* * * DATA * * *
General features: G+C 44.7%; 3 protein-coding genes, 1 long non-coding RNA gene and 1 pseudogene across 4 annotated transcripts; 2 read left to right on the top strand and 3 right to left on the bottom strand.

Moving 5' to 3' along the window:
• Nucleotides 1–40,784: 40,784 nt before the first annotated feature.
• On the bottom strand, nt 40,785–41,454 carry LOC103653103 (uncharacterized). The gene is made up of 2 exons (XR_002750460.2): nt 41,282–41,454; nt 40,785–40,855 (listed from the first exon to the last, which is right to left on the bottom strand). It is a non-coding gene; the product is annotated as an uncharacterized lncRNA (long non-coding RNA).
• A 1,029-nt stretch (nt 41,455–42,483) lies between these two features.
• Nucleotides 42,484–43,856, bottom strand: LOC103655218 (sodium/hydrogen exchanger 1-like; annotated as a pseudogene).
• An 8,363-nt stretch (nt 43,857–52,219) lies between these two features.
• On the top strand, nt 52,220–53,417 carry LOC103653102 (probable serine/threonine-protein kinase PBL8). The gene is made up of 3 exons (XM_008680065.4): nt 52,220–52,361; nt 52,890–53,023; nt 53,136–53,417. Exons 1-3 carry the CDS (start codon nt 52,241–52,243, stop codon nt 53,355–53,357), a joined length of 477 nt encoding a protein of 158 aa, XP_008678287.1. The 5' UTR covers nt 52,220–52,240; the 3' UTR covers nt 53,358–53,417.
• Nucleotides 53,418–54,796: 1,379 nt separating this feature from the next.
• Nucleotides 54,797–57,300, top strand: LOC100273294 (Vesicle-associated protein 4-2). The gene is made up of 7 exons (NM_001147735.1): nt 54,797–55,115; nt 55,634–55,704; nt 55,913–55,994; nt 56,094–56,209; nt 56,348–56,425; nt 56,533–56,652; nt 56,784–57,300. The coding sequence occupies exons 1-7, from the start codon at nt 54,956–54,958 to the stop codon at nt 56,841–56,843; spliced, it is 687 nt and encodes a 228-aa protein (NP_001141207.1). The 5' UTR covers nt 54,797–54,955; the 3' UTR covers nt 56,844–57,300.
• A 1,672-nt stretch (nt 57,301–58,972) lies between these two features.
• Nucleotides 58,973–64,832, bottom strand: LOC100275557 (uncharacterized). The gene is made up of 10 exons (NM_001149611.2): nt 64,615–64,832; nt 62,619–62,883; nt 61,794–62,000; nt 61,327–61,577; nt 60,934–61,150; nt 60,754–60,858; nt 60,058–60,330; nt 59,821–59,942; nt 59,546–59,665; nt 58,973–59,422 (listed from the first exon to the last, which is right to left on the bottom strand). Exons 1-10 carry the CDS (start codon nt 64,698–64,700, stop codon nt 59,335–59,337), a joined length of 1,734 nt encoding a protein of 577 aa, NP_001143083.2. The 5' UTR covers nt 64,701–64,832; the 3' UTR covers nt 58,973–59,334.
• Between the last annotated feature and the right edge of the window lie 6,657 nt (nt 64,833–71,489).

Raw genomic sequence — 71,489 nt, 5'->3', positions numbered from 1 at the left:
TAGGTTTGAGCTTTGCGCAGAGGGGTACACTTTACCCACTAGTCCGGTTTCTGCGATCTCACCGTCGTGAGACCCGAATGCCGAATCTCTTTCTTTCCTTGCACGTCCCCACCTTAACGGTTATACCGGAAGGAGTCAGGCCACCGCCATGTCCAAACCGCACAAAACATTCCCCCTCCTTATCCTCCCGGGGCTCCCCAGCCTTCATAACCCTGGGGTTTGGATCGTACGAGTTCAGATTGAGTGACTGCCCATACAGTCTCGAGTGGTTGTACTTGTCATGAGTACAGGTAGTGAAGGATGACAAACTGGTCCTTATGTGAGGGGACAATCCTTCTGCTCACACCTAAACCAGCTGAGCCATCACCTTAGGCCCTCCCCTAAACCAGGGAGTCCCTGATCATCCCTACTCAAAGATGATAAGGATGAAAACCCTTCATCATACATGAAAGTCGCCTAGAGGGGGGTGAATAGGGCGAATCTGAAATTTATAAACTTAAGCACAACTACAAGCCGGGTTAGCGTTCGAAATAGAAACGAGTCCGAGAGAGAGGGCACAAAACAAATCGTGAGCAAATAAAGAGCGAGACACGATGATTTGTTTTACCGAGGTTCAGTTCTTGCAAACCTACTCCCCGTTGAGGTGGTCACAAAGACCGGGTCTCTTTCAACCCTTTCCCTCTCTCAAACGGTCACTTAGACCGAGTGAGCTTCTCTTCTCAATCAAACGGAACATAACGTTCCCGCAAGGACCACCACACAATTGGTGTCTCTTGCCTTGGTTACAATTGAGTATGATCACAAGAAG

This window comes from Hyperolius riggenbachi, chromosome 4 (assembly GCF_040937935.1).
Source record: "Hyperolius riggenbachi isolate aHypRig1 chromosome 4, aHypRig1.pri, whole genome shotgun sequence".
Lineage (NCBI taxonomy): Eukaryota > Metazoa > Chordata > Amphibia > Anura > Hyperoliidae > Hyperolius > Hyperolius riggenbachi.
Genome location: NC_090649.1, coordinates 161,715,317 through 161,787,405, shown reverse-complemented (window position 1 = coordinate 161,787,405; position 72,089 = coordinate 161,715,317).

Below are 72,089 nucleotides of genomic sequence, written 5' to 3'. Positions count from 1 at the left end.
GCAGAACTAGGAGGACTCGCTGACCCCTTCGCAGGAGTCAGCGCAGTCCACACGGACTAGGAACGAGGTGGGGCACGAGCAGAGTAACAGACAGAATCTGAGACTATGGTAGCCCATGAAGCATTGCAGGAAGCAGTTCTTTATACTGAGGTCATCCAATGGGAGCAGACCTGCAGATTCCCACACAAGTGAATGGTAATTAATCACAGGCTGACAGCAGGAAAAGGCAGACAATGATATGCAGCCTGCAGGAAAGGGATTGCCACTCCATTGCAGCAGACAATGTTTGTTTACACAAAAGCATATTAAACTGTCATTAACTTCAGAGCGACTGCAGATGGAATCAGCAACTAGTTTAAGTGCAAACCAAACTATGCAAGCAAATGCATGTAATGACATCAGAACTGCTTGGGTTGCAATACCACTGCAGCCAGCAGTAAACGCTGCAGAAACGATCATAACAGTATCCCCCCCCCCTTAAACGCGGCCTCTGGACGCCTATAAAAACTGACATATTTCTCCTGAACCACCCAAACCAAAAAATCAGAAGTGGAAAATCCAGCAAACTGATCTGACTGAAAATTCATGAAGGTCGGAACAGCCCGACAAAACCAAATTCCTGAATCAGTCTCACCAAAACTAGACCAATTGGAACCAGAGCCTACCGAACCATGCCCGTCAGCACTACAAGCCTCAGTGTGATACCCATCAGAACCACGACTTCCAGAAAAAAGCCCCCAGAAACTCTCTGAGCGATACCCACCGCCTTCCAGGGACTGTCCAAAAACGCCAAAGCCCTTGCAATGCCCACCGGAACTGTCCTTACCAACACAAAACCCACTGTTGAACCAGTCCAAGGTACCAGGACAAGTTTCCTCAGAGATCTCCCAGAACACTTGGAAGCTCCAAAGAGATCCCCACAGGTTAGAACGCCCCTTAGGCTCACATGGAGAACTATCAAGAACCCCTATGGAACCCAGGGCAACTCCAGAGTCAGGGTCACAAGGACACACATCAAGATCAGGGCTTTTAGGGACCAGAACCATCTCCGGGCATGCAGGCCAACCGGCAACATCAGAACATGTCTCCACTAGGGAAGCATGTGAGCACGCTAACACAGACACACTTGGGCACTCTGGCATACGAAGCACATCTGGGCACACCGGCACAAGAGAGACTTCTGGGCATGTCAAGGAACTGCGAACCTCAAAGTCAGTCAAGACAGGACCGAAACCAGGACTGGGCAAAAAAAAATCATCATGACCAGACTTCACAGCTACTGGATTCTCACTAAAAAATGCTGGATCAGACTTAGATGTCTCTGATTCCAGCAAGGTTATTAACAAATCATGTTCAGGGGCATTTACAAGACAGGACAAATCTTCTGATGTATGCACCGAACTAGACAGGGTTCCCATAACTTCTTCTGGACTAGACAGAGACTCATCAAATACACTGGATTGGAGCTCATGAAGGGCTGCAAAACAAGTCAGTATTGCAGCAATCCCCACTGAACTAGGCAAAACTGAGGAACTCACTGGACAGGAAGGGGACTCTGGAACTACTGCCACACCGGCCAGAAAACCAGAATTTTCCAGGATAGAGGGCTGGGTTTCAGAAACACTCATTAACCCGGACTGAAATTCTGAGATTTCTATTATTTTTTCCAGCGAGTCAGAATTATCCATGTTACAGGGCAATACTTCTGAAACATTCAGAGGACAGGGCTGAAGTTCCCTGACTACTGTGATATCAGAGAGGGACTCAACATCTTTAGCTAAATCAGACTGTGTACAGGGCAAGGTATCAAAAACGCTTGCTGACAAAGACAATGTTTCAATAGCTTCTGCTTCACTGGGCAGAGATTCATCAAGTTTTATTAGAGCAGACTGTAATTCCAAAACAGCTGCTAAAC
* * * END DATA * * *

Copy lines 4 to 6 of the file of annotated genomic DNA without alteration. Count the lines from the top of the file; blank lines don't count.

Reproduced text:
• On the bottom strand, nt 40,785–41,454 carry LOC103653103 (uncharacterized). The gene is made up of 2 exons (XR_002750460.2): nt 41,282–41,454; nt 40,785–40,855 (listed from the first exon to the last, which is right to left on the bottom strand). It is a non-coding gene; the product is annotated as an uncharacterized lncRNA (long non-coding RNA).
• A 1,029-nt stretch (nt 41,455–42,483) lies between these two features.
• Nucleotides 42,484–43,856, bottom strand: LOC103655218 (sodium/hydrogen exchanger 1-like; annotated as a pseudogene).